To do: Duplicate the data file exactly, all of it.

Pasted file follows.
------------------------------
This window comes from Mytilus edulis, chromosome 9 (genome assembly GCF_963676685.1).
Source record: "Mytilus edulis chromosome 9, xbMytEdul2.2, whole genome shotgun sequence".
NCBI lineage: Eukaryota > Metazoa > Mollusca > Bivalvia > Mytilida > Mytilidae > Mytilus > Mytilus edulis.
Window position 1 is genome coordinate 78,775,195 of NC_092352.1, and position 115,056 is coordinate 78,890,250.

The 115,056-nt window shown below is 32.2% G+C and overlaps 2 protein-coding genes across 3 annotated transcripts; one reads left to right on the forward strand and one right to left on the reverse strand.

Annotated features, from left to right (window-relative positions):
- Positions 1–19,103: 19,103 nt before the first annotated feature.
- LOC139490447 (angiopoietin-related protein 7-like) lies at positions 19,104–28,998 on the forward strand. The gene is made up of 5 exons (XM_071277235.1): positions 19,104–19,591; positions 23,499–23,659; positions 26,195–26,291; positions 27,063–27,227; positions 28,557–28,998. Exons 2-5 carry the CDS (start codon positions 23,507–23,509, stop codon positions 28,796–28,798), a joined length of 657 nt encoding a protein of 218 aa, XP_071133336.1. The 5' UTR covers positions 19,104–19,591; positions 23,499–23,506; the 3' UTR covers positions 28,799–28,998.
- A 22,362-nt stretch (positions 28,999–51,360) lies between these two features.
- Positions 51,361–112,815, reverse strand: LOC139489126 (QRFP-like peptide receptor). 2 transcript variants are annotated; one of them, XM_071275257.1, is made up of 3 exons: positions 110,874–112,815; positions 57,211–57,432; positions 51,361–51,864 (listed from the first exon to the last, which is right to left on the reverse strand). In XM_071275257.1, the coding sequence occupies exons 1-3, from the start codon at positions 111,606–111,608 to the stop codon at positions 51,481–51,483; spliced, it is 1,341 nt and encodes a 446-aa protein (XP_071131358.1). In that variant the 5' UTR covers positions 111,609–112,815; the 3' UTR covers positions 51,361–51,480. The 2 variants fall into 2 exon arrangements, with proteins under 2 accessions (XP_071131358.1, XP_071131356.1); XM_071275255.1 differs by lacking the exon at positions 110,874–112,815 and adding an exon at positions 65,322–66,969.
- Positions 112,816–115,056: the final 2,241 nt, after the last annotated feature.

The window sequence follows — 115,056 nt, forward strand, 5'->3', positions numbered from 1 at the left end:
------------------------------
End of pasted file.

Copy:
This window comes from Mytilus edulis, chromosome 9 (genome assembly GCF_963676685.1).
Source record: "Mytilus edulis chromosome 9, xbMytEdul2.2, whole genome shotgun sequence".
NCBI lineage: Eukaryota > Metazoa > Mollusca > Bivalvia > Mytilida > Mytilidae > Mytilus > Mytilus edulis.
Window position 1 is genome coordinate 78,775,195 of NC_092352.1, and position 115,056 is coordinate 78,890,250.

The 115,056-nt window shown below is 32.2% G+C and overlaps 2 protein-coding genes across 3 annotated transcripts; one reads left to right on the forward strand and one right to left on the reverse strand.

Annotated features, from left to right (window-relative positions):
- Positions 1–19,103: 19,103 nt before the first annotated feature.
- LOC139490447 (angiopoietin-related protein 7-like) lies at positions 19,104–28,998 on the forward strand. The gene is made up of 5 exons (XM_071277235.1): positions 19,104–19,591; positions 23,499–23,659; positions 26,195–26,291; positions 27,063–27,227; positions 28,557–28,998. Exons 2-5 carry the CDS (start codon positions 23,507–23,509, stop codon positions 28,796–28,798), a joined length of 657 nt encoding a protein of 218 aa, XP_071133336.1. The 5' UTR covers positions 19,104–19,591; positions 23,499–23,506; the 3' UTR covers positions 28,799–28,998.
- A 22,362-nt stretch (positions 28,999–51,360) lies between these two features.
- Positions 51,361–112,815, reverse strand: LOC139489126 (QRFP-like peptide receptor). 2 transcript variants are annotated; one of them, XM_071275257.1, is made up of 3 exons: positions 110,874–112,815; positions 57,211–57,432; positions 51,361–51,864 (listed from the first exon to the last, which is right to left on the reverse strand). In XM_071275257.1, the coding sequence occupies exons 1-3, from the start codon at positions 111,606–111,608 to the stop codon at positions 51,481–51,483; spliced, it is 1,341 nt and encodes a 446-aa protein (XP_071131358.1). In that variant the 5' UTR covers positions 111,609–112,815; the 3' UTR covers positions 51,361–51,480. The 2 variants fall into 2 exon arrangements, with proteins under 2 accessions (XP_071131358.1, XP_071131356.1); XM_071275255.1 differs by lacking the exon at positions 110,874–112,815 and adding an exon at positions 65,322–66,969.
- Positions 112,816–115,056: the final 2,241 nt, after the last annotated feature.

The window sequence follows — 115,056 nt, forward strand, 5'->3', positions numbered from 1 at the left end: